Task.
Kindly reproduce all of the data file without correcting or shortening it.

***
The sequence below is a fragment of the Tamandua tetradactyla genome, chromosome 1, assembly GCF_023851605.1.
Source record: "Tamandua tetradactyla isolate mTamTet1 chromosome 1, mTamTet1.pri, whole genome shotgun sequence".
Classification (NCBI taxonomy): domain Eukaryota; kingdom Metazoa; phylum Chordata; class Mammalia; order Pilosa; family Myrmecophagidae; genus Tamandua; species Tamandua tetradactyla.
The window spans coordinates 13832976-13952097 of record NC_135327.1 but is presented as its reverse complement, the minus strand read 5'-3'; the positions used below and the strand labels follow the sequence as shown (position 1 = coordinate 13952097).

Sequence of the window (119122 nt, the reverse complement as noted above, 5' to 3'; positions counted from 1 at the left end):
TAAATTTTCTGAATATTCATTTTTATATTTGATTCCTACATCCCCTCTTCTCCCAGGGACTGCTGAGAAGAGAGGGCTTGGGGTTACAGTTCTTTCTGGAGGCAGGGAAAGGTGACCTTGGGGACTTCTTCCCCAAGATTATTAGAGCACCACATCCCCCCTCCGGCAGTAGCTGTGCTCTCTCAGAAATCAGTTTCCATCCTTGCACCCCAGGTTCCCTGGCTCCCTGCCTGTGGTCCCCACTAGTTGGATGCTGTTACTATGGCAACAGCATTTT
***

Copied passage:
The sequence below is a fragment of the Tamandua tetradactyla genome, chromosome 1, assembly GCF_023851605.1.
Source record: "Tamandua tetradactyla isolate mTamTet1 chromosome 1, mTamTet1.pri, whole genome shotgun sequence".
Classification (NCBI taxonomy): domain Eukaryota; kingdom Metazoa; phylum Chordata; class Mammalia; order Pilosa; family Myrmecophagidae; genus Tamandua; species Tamandua tetradactyla.
The window spans coordinates 13832976-13952097 of record NC_135327.1 but is presented as its reverse complement, the minus strand read 5'-3'; the positions used below and the strand labels follow the sequence as shown (position 1 = coordinate 13952097).

Sequence of the window (119122 nt, the reverse complement as noted above, 5' to 3'; positions counted from 1 at the left end):
TAAATTTTCTGAATATTCATTTTTATATTTGATTCCTACATCCCCTCTTCTCCCAGGGACTGCTGAGAAGAGAGGGCTTGGGGTTACAGTTCTTTCTGGAGGCAGGGAAAGGTGACCTTGGGGACTTCTTCCCCAAGATTATTAGAGCACCACATCCCCCCTCCGGCAGTAGCTGTGCTCTCTCAGAAATCAGTTTCCATCCTTGCACCCCAGGTTCCCTGGCTCCCTGCCTGTGGTCCCCACTAGTTGGATGCTGTTACTATGGCAACAGCATTTT